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I am developing an automation script in perl in which for authentication I have written a subroutine which takes password input by user and return it to the main perl program which in turn passes the password to the tool that I need to automate.

This script goes fine with every case unless the character # is part of the password. Then it is not able to automate the tool and fails for authentication.

Below is the subroutine which I used for taking password input.

use Win32::Console;

sub password() {
    $StdIn = new Win32::Console(STD_INPUT_HANDLE);
    my $Password = "";

    print "Enter Password: ";

    while (ord(my $Data = $StdIn->InputChar(1)) != 10) { 
        if("\r" eq $Data ) {
        elsif ("\ch" eq $Data) {
            if( "" ne chop( $Password )) {
                print "\ch \ch";
        $Password .=$Data;
        print "*";
    return $Password;

i am calling the above subroutine as

$passwd = &password();

And then passing the $passwd to the tool that I need to automate as below,

This is the line in which I pass the password to tool,

cc -c URL OF THE TOOL:$server -d $domain -t $appl -u $userid -p $passwd; \n"; 

Can anyone please cross check the code for calling the password() sub routine, returning $password and passing $passwd to the tool. I think error may be at one of the three places.Someone please help and if possible provide the code too.

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When you call the program with the # sign in the password, is the password quoted? # is the comment sign in perl. Can you show some code? – simbabque May 7 '12 at 7:04
I have added the calling part now.please see. – Gautam Kumar May 7 '12 at 7:06
You already said that the reading routine is working correctly. You should show us the part where you pass the password to another tool. – Kilian Foth May 7 '12 at 7:51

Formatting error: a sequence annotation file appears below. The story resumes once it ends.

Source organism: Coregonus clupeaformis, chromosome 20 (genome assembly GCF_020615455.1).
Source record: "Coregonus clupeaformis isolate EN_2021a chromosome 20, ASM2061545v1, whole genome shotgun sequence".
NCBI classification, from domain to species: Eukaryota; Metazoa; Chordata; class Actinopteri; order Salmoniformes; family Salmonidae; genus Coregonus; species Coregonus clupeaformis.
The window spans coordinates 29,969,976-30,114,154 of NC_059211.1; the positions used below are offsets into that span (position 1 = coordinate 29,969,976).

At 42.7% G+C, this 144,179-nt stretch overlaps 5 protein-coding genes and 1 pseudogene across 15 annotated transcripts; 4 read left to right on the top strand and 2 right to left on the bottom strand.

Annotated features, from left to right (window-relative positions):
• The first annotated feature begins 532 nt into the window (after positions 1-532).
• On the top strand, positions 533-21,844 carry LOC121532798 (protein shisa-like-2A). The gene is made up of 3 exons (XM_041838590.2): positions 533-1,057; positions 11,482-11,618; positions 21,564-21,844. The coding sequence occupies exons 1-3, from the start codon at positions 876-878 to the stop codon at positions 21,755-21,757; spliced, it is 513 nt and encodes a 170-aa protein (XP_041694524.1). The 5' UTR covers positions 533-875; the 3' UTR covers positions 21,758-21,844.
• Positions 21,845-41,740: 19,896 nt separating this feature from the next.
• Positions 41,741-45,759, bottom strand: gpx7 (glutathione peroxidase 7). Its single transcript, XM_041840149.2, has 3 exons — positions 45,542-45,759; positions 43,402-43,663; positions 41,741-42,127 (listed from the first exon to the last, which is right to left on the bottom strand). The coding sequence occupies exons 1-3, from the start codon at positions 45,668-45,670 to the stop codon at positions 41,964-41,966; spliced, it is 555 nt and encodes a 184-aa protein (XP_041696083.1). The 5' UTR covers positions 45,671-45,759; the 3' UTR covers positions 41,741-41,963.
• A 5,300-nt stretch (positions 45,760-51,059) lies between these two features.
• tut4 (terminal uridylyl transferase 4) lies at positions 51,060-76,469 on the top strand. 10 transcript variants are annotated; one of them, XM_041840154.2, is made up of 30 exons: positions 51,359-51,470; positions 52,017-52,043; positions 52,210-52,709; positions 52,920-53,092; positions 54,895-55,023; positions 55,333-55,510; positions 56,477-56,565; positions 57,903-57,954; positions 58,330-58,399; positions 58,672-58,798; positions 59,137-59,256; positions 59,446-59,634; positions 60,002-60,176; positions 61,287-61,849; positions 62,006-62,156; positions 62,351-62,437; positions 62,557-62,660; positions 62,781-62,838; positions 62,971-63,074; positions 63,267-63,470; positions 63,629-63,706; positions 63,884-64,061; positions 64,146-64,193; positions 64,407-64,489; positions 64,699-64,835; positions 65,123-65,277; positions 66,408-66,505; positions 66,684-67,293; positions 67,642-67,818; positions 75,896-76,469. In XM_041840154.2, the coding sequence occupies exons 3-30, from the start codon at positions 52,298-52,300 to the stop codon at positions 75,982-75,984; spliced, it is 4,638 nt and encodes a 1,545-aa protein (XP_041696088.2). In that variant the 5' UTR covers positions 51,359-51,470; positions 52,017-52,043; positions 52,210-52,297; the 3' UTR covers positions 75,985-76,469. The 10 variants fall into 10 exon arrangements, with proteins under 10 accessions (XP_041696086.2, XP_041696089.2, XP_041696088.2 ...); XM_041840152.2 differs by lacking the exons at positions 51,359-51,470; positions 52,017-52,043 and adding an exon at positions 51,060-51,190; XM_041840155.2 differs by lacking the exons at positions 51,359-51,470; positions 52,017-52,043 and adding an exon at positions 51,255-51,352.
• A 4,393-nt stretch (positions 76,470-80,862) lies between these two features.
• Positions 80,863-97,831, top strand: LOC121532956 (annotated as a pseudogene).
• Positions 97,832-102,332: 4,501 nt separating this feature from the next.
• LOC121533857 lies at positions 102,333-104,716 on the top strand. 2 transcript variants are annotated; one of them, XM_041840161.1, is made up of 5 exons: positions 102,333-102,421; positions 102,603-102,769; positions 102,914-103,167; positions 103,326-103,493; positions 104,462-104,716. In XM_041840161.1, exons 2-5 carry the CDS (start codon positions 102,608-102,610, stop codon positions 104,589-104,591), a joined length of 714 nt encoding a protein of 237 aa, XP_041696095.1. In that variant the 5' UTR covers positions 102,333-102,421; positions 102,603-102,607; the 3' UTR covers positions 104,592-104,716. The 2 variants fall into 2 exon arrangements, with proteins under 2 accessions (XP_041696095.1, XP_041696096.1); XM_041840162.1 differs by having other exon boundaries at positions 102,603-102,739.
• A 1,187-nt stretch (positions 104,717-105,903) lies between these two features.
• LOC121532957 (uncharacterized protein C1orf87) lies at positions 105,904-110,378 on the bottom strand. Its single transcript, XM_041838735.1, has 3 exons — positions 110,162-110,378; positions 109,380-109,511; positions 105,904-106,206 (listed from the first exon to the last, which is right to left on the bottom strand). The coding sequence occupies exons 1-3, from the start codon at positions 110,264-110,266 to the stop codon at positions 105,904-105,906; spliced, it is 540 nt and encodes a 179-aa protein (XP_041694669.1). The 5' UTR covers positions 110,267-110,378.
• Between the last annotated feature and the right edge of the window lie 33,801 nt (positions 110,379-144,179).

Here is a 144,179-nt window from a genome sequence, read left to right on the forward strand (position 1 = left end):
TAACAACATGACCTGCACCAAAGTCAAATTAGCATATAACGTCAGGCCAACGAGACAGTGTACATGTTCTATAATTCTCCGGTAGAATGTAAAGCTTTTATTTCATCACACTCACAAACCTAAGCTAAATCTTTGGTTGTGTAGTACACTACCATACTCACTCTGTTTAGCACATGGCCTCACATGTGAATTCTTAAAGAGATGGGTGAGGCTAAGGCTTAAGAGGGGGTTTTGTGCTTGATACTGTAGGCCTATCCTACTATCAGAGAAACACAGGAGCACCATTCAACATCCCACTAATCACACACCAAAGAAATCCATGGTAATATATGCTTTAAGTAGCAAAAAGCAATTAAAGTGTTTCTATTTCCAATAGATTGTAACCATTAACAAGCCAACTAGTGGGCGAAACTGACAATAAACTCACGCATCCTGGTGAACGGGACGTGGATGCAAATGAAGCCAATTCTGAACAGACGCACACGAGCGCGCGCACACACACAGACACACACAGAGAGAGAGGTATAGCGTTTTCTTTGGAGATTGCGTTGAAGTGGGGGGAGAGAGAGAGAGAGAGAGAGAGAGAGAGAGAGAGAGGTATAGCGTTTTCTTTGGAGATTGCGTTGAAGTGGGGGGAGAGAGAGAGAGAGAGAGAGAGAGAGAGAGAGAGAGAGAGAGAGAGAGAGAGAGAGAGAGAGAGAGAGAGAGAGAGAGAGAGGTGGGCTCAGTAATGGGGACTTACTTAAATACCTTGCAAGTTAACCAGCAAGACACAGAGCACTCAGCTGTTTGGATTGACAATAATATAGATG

This is the line in which I pass the password to tool, cc -c URL OF THE TOOL:$server -d $domain -t $appl -u $userid -p $passwd; \n"; – Gautam Kumar May 7 '12 at 7:57
@gautamkumar Apparently the shell does it. You should at least quote the password (or pass it as null-terminated string, if possible). – Alois Mahdal May 7 '12 at 8:02

You are probably passing the user input to an external tool of some sort that doesn't support literal #, perhaps because it is interpreted as "start of comment". The shell is a likely suspect. But without sample code, it is impossible for us to be sure what your problem is.

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I have edited and given the code..please check. – Gautam Kumar May 7 '12 at 7:01
What Kilian is saying is that the problem doesn't appear to be in this code. – reinierpost May 7 '12 at 7:39
i have given all the required codes now.Please help friend. – Gautam Kumar May 7 '12 at 8:02

It seems to me like issue with quoting on the shell side. Proper quoting rules are entirely dependent on your system's command shell. In bash, for example, you can often be fairly safe with something like -p '$password', while transliterating ' to \' in the Perl script. Or there could be a module for that, of which I'm not aware.

However, it's the "cc" thing you're passing data into. The tool could could support easier way to safely pass the password, i.e. avoid the need of quoting arbitrary data. Examples of such facilities are via STDIN, via external file (well that could be actually pretty unsafe :)) or as a null-terminated string. Or passing the hash only. So I'd look into the documentation.

Be aware that by passing user collected data into shell, you're posing a great security risk. Consider using Perl's Taint mode.

Update: You say it's Windows, so I should warn you: quoting for cmd.exe is one of the most complicated, painful and frustrating things I've ever done. Have a look at this question

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